There are a lot of questions that come my way during or soon after our lively, exciting ICGRE Events – our quarterly real estate expos. Where do I invest? What market is good for me to buy in right now? What markets should I avoid? And then I get this question from all the impatient people – what to do if I get on a waitlist for buying property? So here’s what I tell them about waiting lists...


Waiting lists are not a bad thing.


Yes I know waiting can be frustrating. First you go and make that all important decision to invest in real estate – congratulations! This is probably the smartest decision you’ve taken for your future financial security. Then you go ahead and do your due diligence and you research the property market to see where you should invest. The research seems to point in a particular direction. The trade pundits also seem to indicate that X or Y market is a great investment opportunity because it is poised to grow in times to come. So you make up your mind.
Then when you want to take the plunge, someone tells you to wait – they put you on a waiting list. Frustrating? Maybe. A problem? Not necessarily. So, first ask yourself: why are there waiting lists in the first place? This means that it is a good market to buy real estate and a lot of people are seeing the sense of investing in this particular market. This probably means that you're making a wise choice.


Look at the bigger picture.


What is the aim of your investment? It is that you should be able to secure your financial future, right? Maybe you're looking to finance the education of your grandkids or create the sort of retirement riches that help maintain a great lifestyle even in your later years? Whatever your aim is, the fact is that with real estate you're investing for the long term. You're looking at returns 10, 15, maybe 20 years down the line.
So when you take that long view, a few months here or there doesn’t really matter. My advice is that if you're really interested in a particular property market, you shouldn’t let yourself be dissuaded by some waitlist. Just wait for a while and do absolutely nothing. And remember, even after you’ve bought your property, you need to do absolutely nothing! At ICGRE we take care of all the nitty gritty for you. 
Check out this episode to know why wait lists don’t really matter; and why you shouldn’t worry about waiting a few months to make the right real estate investment. If you like, you can also check out some of our Investor Stories to know how we literally work to put cash in your pocket. 
Simple Reasons Why Foreclosure Investments Are a Bad Idea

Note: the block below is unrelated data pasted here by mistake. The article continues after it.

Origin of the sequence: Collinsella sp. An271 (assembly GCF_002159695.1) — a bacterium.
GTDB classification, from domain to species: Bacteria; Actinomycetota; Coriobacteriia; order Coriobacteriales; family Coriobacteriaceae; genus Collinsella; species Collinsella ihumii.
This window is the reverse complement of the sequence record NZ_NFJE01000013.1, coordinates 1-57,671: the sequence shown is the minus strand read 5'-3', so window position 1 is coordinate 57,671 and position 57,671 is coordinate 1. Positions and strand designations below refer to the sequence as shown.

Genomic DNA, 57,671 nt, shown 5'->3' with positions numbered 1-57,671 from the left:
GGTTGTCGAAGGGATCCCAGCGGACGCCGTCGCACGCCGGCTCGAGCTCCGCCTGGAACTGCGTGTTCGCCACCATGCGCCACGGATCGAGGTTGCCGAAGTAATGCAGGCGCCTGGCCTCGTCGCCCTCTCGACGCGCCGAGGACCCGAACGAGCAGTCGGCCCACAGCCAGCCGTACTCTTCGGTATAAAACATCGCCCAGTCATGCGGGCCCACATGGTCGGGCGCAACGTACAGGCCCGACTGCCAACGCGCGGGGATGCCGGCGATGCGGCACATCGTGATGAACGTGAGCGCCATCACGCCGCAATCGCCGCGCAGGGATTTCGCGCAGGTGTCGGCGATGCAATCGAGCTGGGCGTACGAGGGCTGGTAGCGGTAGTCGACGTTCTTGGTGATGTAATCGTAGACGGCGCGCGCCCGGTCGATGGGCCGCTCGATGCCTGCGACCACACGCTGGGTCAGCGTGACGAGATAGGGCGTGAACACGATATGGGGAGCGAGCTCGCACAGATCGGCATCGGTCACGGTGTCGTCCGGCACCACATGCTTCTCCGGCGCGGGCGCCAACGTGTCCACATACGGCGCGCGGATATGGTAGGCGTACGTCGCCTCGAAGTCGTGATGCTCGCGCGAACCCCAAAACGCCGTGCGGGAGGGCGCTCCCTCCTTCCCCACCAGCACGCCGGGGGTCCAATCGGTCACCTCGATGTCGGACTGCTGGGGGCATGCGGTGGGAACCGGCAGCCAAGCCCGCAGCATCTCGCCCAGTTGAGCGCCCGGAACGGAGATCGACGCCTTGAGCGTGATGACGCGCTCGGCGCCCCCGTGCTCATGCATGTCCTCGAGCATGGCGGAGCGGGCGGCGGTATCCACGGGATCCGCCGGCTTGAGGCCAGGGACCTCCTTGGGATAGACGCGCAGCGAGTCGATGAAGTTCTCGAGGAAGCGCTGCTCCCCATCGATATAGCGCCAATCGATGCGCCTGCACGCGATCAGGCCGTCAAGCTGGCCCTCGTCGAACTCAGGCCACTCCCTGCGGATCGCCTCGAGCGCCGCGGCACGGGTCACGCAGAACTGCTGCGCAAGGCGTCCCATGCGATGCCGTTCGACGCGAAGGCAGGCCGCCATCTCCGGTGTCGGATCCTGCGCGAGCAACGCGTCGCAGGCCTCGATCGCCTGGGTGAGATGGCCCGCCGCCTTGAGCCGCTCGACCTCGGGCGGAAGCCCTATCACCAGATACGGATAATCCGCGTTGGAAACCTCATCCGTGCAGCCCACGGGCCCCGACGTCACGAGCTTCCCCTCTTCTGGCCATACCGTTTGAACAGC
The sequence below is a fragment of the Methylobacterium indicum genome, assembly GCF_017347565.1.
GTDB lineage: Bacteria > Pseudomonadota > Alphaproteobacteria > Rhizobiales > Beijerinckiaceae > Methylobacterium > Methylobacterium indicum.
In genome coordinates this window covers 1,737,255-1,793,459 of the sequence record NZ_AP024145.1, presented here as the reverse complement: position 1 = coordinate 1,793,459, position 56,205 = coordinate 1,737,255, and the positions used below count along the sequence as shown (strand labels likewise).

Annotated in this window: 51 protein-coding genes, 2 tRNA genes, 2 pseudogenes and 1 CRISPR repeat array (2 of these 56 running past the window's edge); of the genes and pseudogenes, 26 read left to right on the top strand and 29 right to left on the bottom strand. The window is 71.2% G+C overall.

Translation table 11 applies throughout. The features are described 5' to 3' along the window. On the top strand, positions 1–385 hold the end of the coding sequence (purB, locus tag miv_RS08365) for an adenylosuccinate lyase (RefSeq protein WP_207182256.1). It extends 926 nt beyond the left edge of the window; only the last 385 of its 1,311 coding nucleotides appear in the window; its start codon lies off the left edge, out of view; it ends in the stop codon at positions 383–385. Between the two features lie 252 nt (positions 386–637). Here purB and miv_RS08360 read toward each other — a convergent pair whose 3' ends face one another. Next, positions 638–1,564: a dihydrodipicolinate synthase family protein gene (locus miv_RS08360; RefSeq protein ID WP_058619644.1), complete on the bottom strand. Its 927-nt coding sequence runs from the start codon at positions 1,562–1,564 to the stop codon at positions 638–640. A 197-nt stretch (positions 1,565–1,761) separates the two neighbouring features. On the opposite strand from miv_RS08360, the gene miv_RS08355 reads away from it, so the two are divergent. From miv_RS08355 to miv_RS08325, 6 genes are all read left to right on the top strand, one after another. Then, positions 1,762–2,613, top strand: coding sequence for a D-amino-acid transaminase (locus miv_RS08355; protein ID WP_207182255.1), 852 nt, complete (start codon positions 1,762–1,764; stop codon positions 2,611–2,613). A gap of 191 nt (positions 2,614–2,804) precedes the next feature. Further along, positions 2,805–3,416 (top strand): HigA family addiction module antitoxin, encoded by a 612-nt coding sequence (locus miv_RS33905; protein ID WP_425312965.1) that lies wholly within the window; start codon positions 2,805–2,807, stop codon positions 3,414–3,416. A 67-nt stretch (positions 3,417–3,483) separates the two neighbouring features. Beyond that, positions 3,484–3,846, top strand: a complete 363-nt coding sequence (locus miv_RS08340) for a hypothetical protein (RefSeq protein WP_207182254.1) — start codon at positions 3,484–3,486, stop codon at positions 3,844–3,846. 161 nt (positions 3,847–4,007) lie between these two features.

There are some people who are convinced that investing in foreclosures is the way to go; that this is the way they are going to make the millions that they dream of. I would gently disabuse people of this mistaken notion. Foreclosure investments are neither as common nor as simple as people believe them to be. For a number of reasons foreclosure investments are not advisable. In this economic climate, the idea of making big money off of foreclosures is going to remain a pipe dream mostly. I explain why here.

What are foreclosures and when do they happen?

Simply put, foreclosures happen when a person is unable to make payments on a property loan they have taken. In such a situation, the bank or financial institution, who is the lender /mortgagee in this case, will ‘foreclose’ the property. They will auction off the property to recover their dues. Theoretically, it makes sense to invest in such foreclosures because banks and other lenders basically want to sell off and get the property off their hands. They don’t want to be stuck with a non-liquid asset that they cannot lend or otherwise monetize, so you can buy cheap.
But think about it – when does a foreclosure actually happen? Well, first the borrower or mortgagor defaults on their payments. Then the lender sends notices and then proceeds with the foreclosure – a process that will typically take months. In the meanwhile the property owner has other options – especially now when it is more or less a seller’s market. Our recent experience has been that in a lot of markets, people receive multiple, excellent offers as soon as they put a property up for sale.
So why would any homeowner let it get to the foreclosure stage when they have other, better options? In the past, when times were tough, banks were foreclosing thousands of properties. So during the 2008 recession and for years after that, this would have made sense. However, it doesn’t anymore, particularly now in these COVID times as I explain in this short video. And that is why I say that right now foreclosure investments remain a bit of a pipe dream.


Still thinking about foreclosure investments? You must be brave!

Why brave? Because buying foreclosures is a lot more complicated than it seems. If you decide to bid for a property that is undergoing foreclosure or intervene in a suit, there is a lot you would have to check – are the property titles clear? Is there some other lien or pledge on the property or IRS issue? Foreclosure investments need significant expertise and experience. Plus in my experience, parties sometimes collude with each other as well. I have seen people being financially destroyed as a result of this.
For all of these and other reasons, I advise people against investing in foreclosures. There are other sounder, better investment opportunities out there for you. Get in touch with us to know more.